Is the era of human supremacy coming to an end?
What to do now that computers can beat us at our own game. That game, of course, is "trivia," the ability to access random information on a variety of subjects, which would seem to be a prototypically human strength. Yet the contest on TV's "Jeopardy" was one of the most foregone conclusions ever presented for our viewing pleasure.
Following months of hype, Watson - IBM's supercomputer - faced off against the same two contestants it had already trounced in a trial run. After all the publicity, watching the event itself was kind of like seeing the Packers and Steelers on videotape a week after the Superbowl. But this latest victory is still a milepost in the history of artificial intelligence.
It's a victory that has been predicted since the earliest computers were in their infancy. Alan Turing, whose pioneering work with logic and theory laid the foundations for computer design (and helped to break the German Enigma code in World War II), could see no reason why his electronic offspring should not eventually meet and even surpass the capabilities of those who designed them.
That was quite a stretch of the imagination back when computers were little more than rapid calculating machines. Others at the time (the 1950's) believed there were certain types of thinking in which humans would always excel. Oddly enough, chess was often cited as an example. But as we now know, the game of chess is trivial for computers, given enough memory and processing power.
By the 1980's futurist Ray Kurzweil predicted that a computer would be able to defeat the best human chess master by 1998. He was wrong, because it happened in 1997 when IBM's Deep Blue overcame Russian grand master Gary Kasparov. By this time most of us were not even surprised, because in most cases we ourselves could not defeat a toy sold by Radio Shack.
If humans still had any claim to unique capabilities, it may have been in our ability to rapidly synthesize a solution based on hazy and tenuous relationships between apparently unrelated things. Though typified by parlor games like "Trivial Pursuits," the same mental ability gives us creativity, the capacity to invent, write music and literature, to produce art and original scientific theories.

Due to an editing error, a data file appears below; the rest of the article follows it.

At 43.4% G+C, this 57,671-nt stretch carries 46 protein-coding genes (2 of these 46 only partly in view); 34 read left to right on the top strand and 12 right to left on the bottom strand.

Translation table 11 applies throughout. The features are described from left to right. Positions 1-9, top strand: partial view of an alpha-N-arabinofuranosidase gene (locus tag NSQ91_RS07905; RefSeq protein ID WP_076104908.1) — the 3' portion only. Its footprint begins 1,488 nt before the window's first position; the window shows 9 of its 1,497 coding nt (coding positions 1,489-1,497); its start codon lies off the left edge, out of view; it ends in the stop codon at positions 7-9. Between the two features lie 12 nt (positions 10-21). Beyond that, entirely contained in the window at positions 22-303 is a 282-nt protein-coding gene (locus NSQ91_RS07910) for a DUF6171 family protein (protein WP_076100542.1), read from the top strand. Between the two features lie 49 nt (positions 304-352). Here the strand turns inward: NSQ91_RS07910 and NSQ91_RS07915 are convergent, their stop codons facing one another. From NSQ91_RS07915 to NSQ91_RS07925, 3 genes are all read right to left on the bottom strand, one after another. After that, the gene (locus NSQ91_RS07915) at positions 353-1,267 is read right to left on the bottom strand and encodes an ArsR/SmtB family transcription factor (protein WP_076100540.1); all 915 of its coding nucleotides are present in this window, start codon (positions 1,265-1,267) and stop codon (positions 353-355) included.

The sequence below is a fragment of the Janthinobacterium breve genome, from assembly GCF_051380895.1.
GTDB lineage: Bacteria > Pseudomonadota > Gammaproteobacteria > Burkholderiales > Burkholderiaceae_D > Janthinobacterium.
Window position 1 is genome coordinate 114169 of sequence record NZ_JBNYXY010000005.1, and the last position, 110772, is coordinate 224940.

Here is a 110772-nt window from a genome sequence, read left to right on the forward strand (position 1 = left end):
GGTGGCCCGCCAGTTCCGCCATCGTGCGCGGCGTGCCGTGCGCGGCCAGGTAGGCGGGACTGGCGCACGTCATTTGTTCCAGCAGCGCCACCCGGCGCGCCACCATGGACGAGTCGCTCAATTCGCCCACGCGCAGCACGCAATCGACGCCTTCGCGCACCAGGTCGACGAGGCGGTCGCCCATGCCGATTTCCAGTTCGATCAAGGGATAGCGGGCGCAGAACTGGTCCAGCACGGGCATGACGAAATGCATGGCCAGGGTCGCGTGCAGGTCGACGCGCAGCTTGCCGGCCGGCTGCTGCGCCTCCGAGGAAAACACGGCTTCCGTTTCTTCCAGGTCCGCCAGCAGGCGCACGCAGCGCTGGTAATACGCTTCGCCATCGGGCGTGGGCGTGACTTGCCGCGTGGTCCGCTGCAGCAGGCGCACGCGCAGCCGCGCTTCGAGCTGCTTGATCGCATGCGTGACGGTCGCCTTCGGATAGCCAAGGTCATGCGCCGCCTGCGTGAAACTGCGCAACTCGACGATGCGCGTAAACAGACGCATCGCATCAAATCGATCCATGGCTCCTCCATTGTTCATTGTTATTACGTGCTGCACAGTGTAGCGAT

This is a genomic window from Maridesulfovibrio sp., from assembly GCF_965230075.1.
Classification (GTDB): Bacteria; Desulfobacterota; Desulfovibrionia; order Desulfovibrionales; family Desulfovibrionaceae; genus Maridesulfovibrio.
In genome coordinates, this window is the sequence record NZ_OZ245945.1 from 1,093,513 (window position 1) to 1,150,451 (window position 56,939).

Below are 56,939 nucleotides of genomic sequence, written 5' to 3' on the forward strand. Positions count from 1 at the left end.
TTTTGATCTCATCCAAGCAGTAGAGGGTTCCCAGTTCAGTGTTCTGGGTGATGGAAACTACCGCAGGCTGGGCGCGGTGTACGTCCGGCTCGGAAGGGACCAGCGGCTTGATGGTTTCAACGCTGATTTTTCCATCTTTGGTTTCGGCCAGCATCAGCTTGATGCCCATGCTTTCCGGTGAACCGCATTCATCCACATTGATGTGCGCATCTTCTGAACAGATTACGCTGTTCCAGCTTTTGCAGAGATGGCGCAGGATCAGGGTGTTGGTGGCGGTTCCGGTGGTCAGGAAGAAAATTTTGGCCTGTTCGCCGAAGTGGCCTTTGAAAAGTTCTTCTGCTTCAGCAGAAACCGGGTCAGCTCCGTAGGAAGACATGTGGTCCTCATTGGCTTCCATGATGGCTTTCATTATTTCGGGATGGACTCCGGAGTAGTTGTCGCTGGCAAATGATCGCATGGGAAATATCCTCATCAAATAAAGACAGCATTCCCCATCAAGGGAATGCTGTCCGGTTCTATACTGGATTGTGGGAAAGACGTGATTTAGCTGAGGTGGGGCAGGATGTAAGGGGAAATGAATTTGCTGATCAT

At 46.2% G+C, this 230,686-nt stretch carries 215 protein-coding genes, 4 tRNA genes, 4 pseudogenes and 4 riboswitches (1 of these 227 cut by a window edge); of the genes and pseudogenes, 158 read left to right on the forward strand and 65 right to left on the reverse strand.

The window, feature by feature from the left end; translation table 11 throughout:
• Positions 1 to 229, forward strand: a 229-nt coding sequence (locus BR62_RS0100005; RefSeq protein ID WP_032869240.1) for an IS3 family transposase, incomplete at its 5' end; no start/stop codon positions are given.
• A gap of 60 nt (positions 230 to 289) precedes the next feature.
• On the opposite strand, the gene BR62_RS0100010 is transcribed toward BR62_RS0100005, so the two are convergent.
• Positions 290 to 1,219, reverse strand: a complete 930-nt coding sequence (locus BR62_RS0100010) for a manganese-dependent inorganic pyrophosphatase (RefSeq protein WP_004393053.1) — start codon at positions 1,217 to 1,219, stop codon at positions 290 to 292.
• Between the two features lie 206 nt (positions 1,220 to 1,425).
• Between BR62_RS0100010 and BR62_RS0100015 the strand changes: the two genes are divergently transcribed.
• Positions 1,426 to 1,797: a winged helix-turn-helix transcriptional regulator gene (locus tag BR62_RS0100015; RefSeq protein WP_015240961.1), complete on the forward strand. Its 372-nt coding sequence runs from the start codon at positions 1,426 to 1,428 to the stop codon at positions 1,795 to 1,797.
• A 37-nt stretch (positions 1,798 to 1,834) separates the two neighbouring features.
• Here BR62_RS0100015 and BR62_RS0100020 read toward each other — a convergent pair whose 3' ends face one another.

But now we may have to cede this advantage to the next generation of supercomputer. Recently Kurzweil picked Watson as the favorite in the Jeopardy competition, saying that even if it lost it would soon improve enough to come back and win. At the rate they're going, he is convinced that within a few decades they will exceed the memory capacity and thinking ability not just of a single human, but of all humans combined.
Passing the Turing Test
What's next for artifical intelligence? Maybe all that's left is the so called "Turing Test." Alan Turing proposed setting up a pair of teletype machines, one leading to a computer, the other to a human operator. If someone conducting a conversation by teletype could not tell the difference between them, then the computer would pass the test - meaning that it had demonstrated human intelligence.
That sounded far-fetched at the time, but those working in the field of AI have come to believe the Turing Test is actually too easy. In fact, demonstrations have already been done which were good enough to fool a certain percentage of human subjects. But the methods used were not nearly advanced enough to be considered true thought.
So other tests will no doubt be devised, with computers - or whatever they come to be called - rising to the occasion, and passing over one bar after another. IBM's room full of computers will shrink to the size of a chip, as it has done before. And perhaps one day computers will be the ones proposing the tests, asking us to demonstrate what it means to be "human."